Many people wrongly believe that if they die without a Will, then the state gets to keep their estate assets. Although that is not true, without a Will the state does decide who gets your estate assets.
There are a series of laws in Pennsylvania which determine the order of intestate succession (“intestate” simply means “dying without a Will”). There are special rules for how much a spouse inherits if there is no Will, which is dependent on whether or not there are children, and if they are children of the surviving spouse. (It should be noted that a spouse can also elect a portion of his or her deceased spouse’s estate even if the deceased person disinherited the spouse, but those rules are unique to spouses, and do not apply to other beneficiaries.)
However, children have no automatic right in the law to inherit from their parent; thus, although one cannot totally disinherit a spouse, one can disinherit a child or grandchild if circumstances warrant it, but only if one has a Will which does so.
In the event that one dies without a Will, the state’s rulebook for who inherits after a surviving spouse is, in this order: Issue (children, grandchildren, etc.) of the decedent; then the decedent’s parents; then the decedent’s siblings or their issue (nieces, nephews, great-nieces, great-nephews, etc.); the decedent’s grandparents; then the decedent’s uncles, aunts, and their children and grandchildren; and, finally, and only if none of those relatives can be found, the assets go to the state. The law also outlines somewhat complex rules on how the estate is divided within each of those groups, and circumstances in which certain of those parties can be excluded by law from inheriting.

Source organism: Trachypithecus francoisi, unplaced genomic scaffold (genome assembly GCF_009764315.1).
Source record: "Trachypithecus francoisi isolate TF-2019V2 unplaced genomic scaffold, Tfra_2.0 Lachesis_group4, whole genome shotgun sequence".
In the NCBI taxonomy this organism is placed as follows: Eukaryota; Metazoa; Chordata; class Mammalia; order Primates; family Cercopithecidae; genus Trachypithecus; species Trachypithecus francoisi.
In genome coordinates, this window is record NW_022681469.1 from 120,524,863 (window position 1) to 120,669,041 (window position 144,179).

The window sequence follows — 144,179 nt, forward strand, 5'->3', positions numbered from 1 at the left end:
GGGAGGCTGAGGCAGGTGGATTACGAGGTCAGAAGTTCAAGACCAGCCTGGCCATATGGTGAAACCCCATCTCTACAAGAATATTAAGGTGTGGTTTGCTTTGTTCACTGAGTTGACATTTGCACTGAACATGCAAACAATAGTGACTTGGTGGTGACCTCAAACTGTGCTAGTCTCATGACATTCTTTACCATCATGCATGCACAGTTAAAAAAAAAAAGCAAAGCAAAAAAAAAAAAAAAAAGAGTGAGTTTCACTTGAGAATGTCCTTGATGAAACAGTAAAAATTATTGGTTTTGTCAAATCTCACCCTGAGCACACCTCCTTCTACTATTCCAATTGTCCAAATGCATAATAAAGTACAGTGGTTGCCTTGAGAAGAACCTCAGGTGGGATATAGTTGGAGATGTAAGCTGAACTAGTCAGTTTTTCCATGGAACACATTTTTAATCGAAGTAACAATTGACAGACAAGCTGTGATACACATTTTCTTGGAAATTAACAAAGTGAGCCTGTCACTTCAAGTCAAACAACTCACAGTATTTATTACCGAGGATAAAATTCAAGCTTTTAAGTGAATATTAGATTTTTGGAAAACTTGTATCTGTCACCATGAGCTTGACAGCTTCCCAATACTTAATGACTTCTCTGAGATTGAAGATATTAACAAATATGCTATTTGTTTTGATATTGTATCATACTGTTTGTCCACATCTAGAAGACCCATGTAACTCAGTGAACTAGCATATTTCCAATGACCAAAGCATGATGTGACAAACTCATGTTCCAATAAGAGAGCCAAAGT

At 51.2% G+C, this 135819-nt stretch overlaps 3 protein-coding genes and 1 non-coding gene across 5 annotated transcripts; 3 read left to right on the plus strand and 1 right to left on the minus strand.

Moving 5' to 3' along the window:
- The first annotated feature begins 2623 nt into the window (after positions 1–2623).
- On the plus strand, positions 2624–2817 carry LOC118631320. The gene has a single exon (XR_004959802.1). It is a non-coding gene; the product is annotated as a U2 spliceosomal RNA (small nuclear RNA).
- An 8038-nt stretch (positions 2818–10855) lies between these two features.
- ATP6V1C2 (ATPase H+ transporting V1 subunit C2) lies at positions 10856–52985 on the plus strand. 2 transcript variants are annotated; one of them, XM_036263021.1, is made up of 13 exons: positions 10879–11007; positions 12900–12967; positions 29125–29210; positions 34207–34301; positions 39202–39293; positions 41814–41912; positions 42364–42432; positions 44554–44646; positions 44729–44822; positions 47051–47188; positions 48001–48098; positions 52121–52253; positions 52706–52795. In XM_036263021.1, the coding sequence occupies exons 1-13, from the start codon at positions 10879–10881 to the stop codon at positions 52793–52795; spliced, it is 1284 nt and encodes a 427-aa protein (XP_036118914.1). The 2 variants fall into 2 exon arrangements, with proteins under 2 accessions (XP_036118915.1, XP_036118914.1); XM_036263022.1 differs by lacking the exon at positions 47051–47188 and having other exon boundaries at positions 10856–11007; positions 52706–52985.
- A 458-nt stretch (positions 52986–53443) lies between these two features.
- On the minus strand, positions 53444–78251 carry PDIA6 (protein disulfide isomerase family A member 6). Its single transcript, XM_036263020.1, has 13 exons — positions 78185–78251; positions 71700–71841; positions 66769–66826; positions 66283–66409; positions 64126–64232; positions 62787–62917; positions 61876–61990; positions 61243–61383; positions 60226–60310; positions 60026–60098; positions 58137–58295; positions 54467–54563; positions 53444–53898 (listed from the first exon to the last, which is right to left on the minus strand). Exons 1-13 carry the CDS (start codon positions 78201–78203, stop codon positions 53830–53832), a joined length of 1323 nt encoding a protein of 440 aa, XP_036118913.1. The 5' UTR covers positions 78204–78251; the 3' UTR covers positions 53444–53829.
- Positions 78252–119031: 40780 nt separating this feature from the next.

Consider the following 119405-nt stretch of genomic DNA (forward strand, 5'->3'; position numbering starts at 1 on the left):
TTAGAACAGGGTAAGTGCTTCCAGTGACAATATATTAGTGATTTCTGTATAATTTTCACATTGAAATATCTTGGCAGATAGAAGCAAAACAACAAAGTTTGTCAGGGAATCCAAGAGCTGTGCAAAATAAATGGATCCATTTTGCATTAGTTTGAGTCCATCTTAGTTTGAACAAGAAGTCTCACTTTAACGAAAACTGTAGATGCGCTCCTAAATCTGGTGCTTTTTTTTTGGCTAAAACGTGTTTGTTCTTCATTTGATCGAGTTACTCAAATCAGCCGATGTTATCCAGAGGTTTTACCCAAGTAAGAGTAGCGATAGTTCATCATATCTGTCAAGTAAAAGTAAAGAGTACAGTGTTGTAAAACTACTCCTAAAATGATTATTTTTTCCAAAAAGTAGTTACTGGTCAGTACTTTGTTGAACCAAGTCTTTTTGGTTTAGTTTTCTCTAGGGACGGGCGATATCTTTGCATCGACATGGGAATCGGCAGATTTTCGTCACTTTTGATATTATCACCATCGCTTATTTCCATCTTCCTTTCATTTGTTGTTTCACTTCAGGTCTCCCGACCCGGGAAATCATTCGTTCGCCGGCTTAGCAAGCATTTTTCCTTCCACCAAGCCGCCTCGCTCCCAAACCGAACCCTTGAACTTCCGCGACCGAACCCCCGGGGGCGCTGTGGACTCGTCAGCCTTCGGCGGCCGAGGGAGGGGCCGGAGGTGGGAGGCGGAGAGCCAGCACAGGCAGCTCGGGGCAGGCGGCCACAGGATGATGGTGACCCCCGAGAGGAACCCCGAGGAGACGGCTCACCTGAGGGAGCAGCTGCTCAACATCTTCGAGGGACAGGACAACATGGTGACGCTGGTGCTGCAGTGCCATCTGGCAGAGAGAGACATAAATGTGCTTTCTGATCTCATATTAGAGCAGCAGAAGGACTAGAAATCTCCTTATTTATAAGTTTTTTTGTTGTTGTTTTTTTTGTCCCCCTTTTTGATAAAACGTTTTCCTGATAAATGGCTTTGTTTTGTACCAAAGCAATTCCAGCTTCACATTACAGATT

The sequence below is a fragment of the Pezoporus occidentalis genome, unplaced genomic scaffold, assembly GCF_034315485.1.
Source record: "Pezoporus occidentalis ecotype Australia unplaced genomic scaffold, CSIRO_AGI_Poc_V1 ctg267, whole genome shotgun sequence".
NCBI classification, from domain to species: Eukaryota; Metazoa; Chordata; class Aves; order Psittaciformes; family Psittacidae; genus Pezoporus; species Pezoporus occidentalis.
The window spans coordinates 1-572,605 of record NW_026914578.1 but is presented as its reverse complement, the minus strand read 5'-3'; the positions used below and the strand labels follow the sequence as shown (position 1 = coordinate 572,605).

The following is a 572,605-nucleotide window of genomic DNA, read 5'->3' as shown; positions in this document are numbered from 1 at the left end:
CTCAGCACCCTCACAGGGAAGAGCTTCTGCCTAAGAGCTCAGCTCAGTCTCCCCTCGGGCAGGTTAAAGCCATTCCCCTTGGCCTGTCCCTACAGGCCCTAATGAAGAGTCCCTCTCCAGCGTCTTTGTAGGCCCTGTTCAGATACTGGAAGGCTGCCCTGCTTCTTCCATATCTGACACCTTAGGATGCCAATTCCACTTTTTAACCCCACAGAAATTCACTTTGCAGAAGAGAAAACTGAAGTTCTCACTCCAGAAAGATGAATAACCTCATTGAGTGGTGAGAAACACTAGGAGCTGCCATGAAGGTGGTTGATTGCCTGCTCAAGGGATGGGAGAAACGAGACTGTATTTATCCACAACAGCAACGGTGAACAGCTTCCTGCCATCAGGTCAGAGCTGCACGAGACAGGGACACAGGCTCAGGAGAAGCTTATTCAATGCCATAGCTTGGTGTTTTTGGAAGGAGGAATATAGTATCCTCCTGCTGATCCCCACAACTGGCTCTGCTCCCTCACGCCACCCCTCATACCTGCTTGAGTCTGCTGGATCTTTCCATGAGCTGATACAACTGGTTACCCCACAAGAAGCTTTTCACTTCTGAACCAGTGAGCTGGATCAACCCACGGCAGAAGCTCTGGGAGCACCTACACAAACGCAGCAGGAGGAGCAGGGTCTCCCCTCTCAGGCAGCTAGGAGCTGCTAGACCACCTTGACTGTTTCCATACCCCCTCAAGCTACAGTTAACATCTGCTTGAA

How do you avoid your estate assets being distributed to people whom you may not want to receive them? Simple – have a Will; that way you control who gets your “stuff”. The law states that the intestate rules only apply if the deceased person had no Will, or if an asset was not disposed of by the Will.
If one has a Will, then his or her assets go to those named in the Will.
It is important to note that these rules only apply to assets which pass through a person’s estate, which are known as “probate assets”. As a generalization, probate assets are assets which the deceased owned in whole or in part in his or her own name. They do not include assets for which one is a joint owner with another, or for which one has designated a beneficiary, such as life insurance, certain types of investment assets, IRAs, 401(k)s, and other qualified retirement plans.
Those all pass to the named beneficiaries; because they are not probate assets, they are not subject to intestate succession.
What is the lesson to be learned? Make a Will, and keep it current, and make sure you have named beneficiaries where appropriate!
Once you have a Will in place, or have named beneficiaries, review those periodically to assure that they reflect your current wishes. That way, you are always sure that, when your time comes to pass on, your hard-earned assets will only go to those whom you want to receive them.
If you want to learn more about estate planning and wills in general, consider joining us at one of our upcoming workshops. You can find out more by clicking here.